The Lack of Documentation of Preferences in a Cohort of Adults Who Died After Ischemic Stroke

Published in: Neurology, 2016

Posted on on April 22, 2016

by Maisha T. Robinson, Barbara Vickrey, Robert G. Holloway, Kelly Chong, Linda S. Williams, Robert H. Brook, Mei Leng, Punam Parikh, David Zingmond

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Research Question

  1. What proportion of stroke patients discussed their preferences regarding life-sustaining interventions with physicians?

OBJECTIVE: To measure the extent and timing of physicians' documentation of communication with patients and families regarding limitations on life-sustaining interventions, in a population cohort of adults who died within 30 days after hospitalization for ischemic stroke. METHODS: We used the California Office of Statewide Health Planning and Development Patient Discharge Database to identify a retrospective cohort of adults with ischemic strokes at all California acute care hospitals from December 2006 to November 2007. Of 326 eligible hospitals, a representative sample of 39 was selected, stratified by stroke volume and mortality. Medical records of 981 admissions were abstracted, oversampled on mortality and tissue plasminogen activator receipt. Among 198 patients who died by 30 days postadmission, overall proportions and timing of documented preferences were calculated; factors associated with documentation were explored. RESULTS: Of the 198 decedents, mean age was 80 years, 78% were admitted from home, 19% had mild strokes, 11% received tissue plasminogen activator, and 42% died during the index hospitalization. Preferences about at least one life-sustaining intervention were recorded on 39% of patients: cardiopulmonary resuscitation 34%, mechanical ventilation 23%, nasogastric tube feeding 10%, and percutaneous enteral feeding 6%. Most discussions occurred within 5 days of death. Greater stroke severity was associated with increased in-hospital documentation of preferences (p < 0.05). CONCLUSIONS: Documented discussions about limitations on life-sustaining interventions during hospitalization were low, even though this cohort died within 30 days poststroke. Improving the documentation of preferences may be difficult given the 2015 Centers for Medicare and Medicaid 30-day stroke mortality hospital performance measure that is unadjusted for patient preferences regarding life-sustaining interventions.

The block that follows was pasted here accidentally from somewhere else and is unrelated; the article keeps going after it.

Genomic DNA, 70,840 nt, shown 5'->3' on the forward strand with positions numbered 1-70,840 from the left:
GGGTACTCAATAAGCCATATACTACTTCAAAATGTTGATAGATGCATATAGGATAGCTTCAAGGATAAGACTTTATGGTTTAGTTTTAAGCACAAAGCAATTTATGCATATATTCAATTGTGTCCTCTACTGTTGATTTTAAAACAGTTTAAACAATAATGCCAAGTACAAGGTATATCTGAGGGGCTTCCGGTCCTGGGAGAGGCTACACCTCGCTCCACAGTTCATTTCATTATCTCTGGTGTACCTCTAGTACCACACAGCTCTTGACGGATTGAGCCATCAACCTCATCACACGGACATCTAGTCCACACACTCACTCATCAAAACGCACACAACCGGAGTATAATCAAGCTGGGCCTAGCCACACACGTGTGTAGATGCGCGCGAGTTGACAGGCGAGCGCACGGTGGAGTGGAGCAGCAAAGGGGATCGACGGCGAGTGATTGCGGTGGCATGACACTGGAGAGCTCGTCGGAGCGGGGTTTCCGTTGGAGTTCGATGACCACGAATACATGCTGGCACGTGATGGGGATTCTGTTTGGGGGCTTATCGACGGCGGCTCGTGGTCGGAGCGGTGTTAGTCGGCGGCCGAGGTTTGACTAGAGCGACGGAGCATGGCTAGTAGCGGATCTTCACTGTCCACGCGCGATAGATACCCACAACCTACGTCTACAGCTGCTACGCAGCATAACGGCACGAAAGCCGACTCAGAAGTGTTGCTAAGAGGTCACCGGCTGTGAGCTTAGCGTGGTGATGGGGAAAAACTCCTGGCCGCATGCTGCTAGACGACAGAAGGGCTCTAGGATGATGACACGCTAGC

Key Findings

  • Frequency of patient-doctor discussions regarding intervention preferences was less than optimal.
  • Discussions were more likely to have happened in cases with higher stroke severity.
  • Systematically documenting patient preferences could help increase the frequency of these conversations happening and thereby improve care quality.
  • Hospital quality measures that require reporting of 30-day mortality after a stroke but do not adjust for patient end-of-life preferences and stroke severity could have unintended consequences.

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